More than 20 artists, including Oscar Murillo, Helen Cammock and Heather Phillipson, have pledged to withdraw their works from the forthcoming British Art Show 9 (BAS9) due to be held in Manchester this spring following Alistair Hudson’s alleged forcing out from his post as the director of the Whitworth art gallery. The Manchester leg of the show is scheduled to open across four venues (HOME; Manchester Art Gallery; Castlefield Gallery; the Whitworth; 13 May-4 September).
According to the Guardian, Hudson was reportedly asked to step down from his post after a statement of solidarity with Palestine displayed in an exhibition last year sparked a furore. The show, entitled Cloud Studies, was devised by the investigative agency Forensic Architecture and examined human rights violations linked to air toxicity in Beirut, Syria and Louisiana, US, as well as Palestine.
It has been reported that Hudson was asked to leave by the University of Manchester, which runs the Whitworth, following a series of complaints by UK Lawyers for Israel (UKLFI), an Israel-focused legal organisation. It is unclear where this leaves Hudson, who has not responded to a request for comment, while the university maintains that “staffing matters are strictly internal to the university”.
In a tweet posted by the Turner prizewinning artist Tai Shani—who is also among those withdrawing—the BAS9 artists say that “in solidarity with the ongoing liberation struggle of Palestine and Palestinians living under the Israeli occupation; in support of political freedom, and artistic expression in cultural institutions and universities across the UK, as BAS9 artists we have decided to pull our work out of the exhibition’s iteration in Manchester unless meaningful reparative measures are taken”. The 21 artists named in the tweet also include Lawrence Lek, Celia Hempton and Paul Maheke. The Art Newspaper understands that two other artists have since withdrawn including James Bridle.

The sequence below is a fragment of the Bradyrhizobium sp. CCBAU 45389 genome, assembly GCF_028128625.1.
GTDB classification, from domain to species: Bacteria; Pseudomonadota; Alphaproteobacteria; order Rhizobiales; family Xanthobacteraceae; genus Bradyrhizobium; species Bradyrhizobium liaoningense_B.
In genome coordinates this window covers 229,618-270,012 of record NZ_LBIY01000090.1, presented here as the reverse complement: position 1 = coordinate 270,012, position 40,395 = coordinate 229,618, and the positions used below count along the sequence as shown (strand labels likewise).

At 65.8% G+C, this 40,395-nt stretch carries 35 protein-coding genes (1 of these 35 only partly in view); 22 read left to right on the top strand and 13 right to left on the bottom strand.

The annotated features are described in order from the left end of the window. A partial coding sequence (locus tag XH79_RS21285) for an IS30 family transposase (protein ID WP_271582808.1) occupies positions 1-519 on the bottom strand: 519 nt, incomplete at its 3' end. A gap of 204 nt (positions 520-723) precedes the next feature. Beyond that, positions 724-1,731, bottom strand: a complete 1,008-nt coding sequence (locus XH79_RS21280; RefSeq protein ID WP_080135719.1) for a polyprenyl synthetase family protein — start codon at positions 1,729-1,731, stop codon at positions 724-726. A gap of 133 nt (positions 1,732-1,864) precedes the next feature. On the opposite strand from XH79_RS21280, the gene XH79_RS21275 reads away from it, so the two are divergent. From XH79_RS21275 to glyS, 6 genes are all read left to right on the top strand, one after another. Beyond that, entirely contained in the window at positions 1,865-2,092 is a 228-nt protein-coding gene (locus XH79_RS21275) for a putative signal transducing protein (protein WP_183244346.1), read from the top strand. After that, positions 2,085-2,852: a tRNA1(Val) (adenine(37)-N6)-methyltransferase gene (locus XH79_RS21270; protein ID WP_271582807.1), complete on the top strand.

In another tweet, the signatories state that they condemn the “university’s capitulation to continued UKLFI demands, particularly in the spaces we often work… truth needs to be made public and cultural spaces have to remain open for difficult discussions.” The university has not responded to a request for comment.
The British Art Show, which is organised by the Hayward Gallery in London, takes place every five years; this year’s edition includes works by 47 artists encompassing several new commissions. “The exhibition is structured around three main themes; healing, care and reparative history; tactics for togetherness; and imagining new futures,” says the BAS9 website.
A Hayward Gallery touring spokesperson, says: "We're having an open discussion with British Art Show 9's artists, and curators Irene Aristizábal and Hammad Nasar, to decide next steps for Manchester."
UPDATE: A Manchester University spokesman says: "We would like to address the explicit criticism in the coverage that the university has in some way suppressed academic and artistic freedoms, particularly in relation to the Cloud Studies exhibition by Forensic Architecture last year.
"We refute such claims entirely; indeed the university went to great lengths to ensure that the Cloud Studies exhibition remained open for the full period that had been planned. The university’s position was clearly articulated in a statement that accompanied the exhibition."